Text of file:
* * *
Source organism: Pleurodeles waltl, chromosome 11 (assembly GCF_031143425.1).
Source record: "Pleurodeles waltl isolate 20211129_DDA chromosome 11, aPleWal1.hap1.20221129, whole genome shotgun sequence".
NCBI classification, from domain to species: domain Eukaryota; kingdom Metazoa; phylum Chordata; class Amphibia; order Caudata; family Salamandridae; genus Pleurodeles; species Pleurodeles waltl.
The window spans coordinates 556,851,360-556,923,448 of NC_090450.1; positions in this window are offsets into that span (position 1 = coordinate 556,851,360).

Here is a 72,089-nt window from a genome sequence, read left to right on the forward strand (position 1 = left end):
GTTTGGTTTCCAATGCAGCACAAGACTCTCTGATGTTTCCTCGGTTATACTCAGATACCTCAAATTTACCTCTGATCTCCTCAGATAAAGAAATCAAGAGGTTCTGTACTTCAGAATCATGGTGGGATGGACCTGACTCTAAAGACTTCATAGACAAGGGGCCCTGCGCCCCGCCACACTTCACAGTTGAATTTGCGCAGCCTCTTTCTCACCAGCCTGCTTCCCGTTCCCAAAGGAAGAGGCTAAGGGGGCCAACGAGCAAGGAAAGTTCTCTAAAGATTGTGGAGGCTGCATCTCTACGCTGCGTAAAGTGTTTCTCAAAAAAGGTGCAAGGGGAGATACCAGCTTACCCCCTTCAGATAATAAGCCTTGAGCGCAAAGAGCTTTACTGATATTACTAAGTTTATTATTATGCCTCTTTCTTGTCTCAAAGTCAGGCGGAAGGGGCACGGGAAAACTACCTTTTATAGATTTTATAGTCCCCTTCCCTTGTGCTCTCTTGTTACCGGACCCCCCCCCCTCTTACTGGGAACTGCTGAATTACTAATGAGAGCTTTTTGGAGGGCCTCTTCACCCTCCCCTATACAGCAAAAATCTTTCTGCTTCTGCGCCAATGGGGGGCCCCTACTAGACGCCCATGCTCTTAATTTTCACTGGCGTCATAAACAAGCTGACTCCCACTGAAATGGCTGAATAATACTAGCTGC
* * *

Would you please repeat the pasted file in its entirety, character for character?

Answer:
Source organism: Pleurodeles waltl, chromosome 11 (assembly GCF_031143425.1).
Source record: "Pleurodeles waltl isolate 20211129_DDA chromosome 11, aPleWal1.hap1.20221129, whole genome shotgun sequence".
NCBI classification, from domain to species: domain Eukaryota; kingdom Metazoa; phylum Chordata; class Amphibia; order Caudata; family Salamandridae; genus Pleurodeles; species Pleurodeles waltl.
The window spans coordinates 556,851,360-556,923,448 of NC_090450.1; positions in this window are offsets into that span (position 1 = coordinate 556,851,360).

Here is a 72,089-nt window from a genome sequence, read left to right on the forward strand (position 1 = left end):
GTTTGGTTTCCAATGCAGCACAAGACTCTCTGATGTTTCCTCGGTTATACTCAGATACCTCAAATTTACCTCTGATCTCCTCAGATAAAGAAATCAAGAGGTTCTGTACTTCAGAATCATGGTGGGATGGACCTGACTCTAAAGACTTCATAGACAAGGGGCCCTGCGCCCCGCCACACTTCACAGTTGAATTTGCGCAGCCTCTTTCTCACCAGCCTGCTTCCCGTTCCCAAAGGAAGAGGCTAAGGGGGCCAACGAGCAAGGAAAGTTCTCTAAAGATTGTGGAGGCTGCATCTCTACGCTGCGTAAAGTGTTTCTCAAAAAAGGTGCAAGGGGAGATACCAGCTTACCCCCTTCAGATAATAAGCCTTGAGCGCAAAGAGCTTTACTGATATTACTAAGTTTATTATTATGCCTCTTTCTTGTCTCAAAGTCAGGCGGAAGGGGCACGGGAAAACTACCTTTTATAGATTTTATAGTCCCCTTCCCTTGTGCTCTCTTGTTACCGGACCCCCCCCCCTCTTACTGGGAACTGCTGAATTACTAATGAGAGCTTTTTGGAGGGCCTCTTCACCCTCCCCTATACAGCAAAAATCTTTCTGCTTCTGCGCCAATGGGGGGCCCCTACTAGACGCCCATGCTCTTAATTTTCACTGGCGTCATAAACAAGCTGACTCCCACTGAAATGGCTGAATAATACTAGCTGC